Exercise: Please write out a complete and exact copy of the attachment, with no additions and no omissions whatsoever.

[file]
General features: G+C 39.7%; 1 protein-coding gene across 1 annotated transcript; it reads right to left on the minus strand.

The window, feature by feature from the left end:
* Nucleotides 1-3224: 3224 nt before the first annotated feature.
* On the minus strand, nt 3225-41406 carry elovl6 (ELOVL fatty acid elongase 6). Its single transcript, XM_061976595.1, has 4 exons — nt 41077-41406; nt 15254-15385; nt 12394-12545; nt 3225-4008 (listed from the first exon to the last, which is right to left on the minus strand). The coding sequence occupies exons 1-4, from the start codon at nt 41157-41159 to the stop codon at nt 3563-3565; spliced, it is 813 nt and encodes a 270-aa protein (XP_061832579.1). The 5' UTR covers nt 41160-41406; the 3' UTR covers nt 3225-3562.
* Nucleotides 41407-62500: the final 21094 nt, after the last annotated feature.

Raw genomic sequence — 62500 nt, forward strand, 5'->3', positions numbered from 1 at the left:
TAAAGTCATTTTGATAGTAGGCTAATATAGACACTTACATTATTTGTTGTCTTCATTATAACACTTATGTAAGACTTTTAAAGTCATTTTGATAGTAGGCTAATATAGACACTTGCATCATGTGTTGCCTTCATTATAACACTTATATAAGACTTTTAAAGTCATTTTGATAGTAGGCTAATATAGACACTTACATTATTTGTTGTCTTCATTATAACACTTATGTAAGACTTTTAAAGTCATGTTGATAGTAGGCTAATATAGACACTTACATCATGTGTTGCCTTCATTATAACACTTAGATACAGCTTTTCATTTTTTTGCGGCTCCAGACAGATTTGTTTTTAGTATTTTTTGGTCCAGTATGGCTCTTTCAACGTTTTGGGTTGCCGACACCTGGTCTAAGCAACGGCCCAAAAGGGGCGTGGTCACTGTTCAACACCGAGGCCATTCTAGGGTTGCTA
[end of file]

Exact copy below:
General features: G+C 39.7%; 1 protein-coding gene across 1 annotated transcript; it reads right to left on the minus strand.

The window, feature by feature from the left end:
* Nucleotides 1-3224: 3224 nt before the first annotated feature.
* On the minus strand, nt 3225-41406 carry elovl6 (ELOVL fatty acid elongase 6). Its single transcript, XM_061976595.1, has 4 exons — nt 41077-41406; nt 15254-15385; nt 12394-12545; nt 3225-4008 (listed from the first exon to the last, which is right to left on the minus strand). The coding sequence occupies exons 1-4, from the start codon at nt 41157-41159 to the stop codon at nt 3563-3565; spliced, it is 813 nt and encodes a 270-aa protein (XP_061832579.1). The 5' UTR covers nt 41160-41406; the 3' UTR covers nt 3225-3562.
* Nucleotides 41407-62500: the final 21094 nt, after the last annotated feature.

Raw genomic sequence — 62500 nt, forward strand, 5'->3', positions numbered from 1 at the left:
TAAAGTCATTTTGATAGTAGGCTAATATAGACACTTACATTATTTGTTGTCTTCATTATAACACTTATGTAAGACTTTTAAAGTCATTTTGATAGTAGGCTAATATAGACACTTGCATCATGTGTTGCCTTCATTATAACACTTATATAAGACTTTTAAAGTCATTTTGATAGTAGGCTAATATAGACACTTACATTATTTGTTGTCTTCATTATAACACTTATGTAAGACTTTTAAAGTCATGTTGATAGTAGGCTAATATAGACACTTACATCATGTGTTGCCTTCATTATAACACTTAGATACAGCTTTTCATTTTTTTGCGGCTCCAGACAGATTTGTTTTTAGTATTTTTTGGTCCAGTATGGCTCTTTCAACGTTTTGGGTTGCCGACACCTGGTCTAAGCAACGGCCCAAAAGGGGCGTGGTCACTGTTCAACACCGAGGCCATTCTAGGGTTGCTA